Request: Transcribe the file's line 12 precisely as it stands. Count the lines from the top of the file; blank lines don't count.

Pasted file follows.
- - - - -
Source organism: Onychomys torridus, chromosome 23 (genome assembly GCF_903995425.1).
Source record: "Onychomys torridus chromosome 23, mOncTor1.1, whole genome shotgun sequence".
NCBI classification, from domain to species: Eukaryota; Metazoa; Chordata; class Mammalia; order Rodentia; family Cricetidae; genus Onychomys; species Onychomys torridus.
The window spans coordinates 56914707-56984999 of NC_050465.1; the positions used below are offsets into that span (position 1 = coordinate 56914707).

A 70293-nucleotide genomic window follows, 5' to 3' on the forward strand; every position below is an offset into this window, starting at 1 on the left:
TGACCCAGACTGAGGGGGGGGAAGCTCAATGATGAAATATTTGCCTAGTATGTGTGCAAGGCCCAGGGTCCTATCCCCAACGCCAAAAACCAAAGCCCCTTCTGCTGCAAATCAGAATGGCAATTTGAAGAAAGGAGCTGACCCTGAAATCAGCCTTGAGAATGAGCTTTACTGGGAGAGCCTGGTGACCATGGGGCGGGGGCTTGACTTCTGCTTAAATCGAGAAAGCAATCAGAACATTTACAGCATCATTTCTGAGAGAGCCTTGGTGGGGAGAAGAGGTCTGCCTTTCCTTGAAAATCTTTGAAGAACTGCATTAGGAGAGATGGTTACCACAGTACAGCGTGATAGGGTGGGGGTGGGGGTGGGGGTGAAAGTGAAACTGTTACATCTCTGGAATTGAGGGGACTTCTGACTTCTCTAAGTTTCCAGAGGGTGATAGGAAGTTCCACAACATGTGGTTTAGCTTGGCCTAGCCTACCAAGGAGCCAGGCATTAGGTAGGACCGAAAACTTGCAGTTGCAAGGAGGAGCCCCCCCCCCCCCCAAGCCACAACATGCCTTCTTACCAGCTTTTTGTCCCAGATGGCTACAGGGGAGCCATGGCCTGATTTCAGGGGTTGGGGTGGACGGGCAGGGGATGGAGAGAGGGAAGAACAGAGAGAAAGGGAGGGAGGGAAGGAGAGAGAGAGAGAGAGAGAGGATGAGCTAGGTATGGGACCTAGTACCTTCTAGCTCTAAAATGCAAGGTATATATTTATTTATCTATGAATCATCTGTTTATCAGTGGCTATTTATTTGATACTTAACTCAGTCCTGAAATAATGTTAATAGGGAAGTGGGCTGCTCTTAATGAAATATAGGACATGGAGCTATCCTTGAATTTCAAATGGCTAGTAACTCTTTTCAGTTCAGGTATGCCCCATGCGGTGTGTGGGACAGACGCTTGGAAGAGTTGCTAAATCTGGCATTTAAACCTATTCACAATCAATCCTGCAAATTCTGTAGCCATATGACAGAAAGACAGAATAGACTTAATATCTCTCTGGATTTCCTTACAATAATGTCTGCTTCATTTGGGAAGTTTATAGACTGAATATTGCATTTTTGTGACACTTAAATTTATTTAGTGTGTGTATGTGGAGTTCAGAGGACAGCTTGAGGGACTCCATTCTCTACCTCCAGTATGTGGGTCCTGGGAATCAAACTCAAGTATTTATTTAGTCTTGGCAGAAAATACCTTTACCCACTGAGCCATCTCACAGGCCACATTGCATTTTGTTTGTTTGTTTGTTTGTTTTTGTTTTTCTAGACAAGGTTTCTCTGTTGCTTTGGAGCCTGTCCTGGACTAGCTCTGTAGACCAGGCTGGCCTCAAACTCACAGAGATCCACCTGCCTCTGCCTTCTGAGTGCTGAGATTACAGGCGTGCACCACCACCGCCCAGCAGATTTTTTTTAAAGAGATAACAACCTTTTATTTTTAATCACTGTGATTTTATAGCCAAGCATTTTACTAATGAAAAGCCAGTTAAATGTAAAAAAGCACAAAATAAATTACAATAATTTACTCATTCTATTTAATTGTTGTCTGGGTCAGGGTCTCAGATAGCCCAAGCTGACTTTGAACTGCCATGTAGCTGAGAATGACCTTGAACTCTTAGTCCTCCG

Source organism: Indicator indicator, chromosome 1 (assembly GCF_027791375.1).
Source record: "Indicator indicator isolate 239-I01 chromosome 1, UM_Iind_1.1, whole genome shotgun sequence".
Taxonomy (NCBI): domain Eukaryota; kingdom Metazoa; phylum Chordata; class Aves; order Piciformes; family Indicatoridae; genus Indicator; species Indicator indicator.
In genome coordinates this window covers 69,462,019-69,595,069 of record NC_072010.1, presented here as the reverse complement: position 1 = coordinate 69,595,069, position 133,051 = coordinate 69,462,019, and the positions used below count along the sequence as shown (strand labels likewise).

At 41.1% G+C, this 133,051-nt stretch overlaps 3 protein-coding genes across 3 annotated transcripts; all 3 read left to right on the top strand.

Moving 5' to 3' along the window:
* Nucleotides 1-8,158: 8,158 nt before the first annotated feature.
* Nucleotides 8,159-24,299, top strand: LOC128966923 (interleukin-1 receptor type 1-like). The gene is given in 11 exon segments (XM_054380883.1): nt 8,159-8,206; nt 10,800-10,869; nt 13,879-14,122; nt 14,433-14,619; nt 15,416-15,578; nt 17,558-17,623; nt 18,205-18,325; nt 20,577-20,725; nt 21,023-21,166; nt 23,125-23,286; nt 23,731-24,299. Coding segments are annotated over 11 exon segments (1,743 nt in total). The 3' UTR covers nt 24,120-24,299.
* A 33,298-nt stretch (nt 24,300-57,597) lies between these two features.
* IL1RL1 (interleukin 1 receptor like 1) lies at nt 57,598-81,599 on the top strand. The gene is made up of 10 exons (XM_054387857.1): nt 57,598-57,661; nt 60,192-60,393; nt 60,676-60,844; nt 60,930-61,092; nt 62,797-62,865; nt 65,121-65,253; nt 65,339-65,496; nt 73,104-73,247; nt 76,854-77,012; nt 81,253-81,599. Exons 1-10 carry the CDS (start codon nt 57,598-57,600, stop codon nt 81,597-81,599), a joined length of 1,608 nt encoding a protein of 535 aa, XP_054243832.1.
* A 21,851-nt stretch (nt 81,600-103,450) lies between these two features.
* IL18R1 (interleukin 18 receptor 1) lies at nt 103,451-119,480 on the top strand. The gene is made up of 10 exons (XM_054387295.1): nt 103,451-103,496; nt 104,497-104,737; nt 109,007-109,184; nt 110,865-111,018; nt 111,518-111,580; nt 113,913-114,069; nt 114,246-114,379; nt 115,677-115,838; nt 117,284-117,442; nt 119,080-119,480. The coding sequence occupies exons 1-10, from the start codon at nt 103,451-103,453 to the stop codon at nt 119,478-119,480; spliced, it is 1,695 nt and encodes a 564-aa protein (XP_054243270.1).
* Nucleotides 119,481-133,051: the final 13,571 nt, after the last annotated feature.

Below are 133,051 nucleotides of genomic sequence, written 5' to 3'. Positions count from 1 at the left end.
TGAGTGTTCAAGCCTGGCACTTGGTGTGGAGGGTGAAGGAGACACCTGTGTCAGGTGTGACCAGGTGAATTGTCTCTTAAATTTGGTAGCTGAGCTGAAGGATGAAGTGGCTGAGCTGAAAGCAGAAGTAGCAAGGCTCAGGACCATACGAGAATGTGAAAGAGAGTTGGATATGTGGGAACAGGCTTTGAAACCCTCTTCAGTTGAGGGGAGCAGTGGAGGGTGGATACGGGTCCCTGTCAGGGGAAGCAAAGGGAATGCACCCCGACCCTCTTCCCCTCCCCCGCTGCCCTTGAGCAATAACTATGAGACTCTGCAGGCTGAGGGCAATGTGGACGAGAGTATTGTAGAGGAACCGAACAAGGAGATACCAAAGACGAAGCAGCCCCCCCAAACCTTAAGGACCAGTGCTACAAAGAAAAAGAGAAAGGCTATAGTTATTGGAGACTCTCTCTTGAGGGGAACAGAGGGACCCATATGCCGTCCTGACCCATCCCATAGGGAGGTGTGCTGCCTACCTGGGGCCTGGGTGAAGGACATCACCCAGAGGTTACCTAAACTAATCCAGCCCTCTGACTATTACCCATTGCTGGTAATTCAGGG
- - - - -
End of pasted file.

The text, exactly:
Moving 5' to 3' along the window: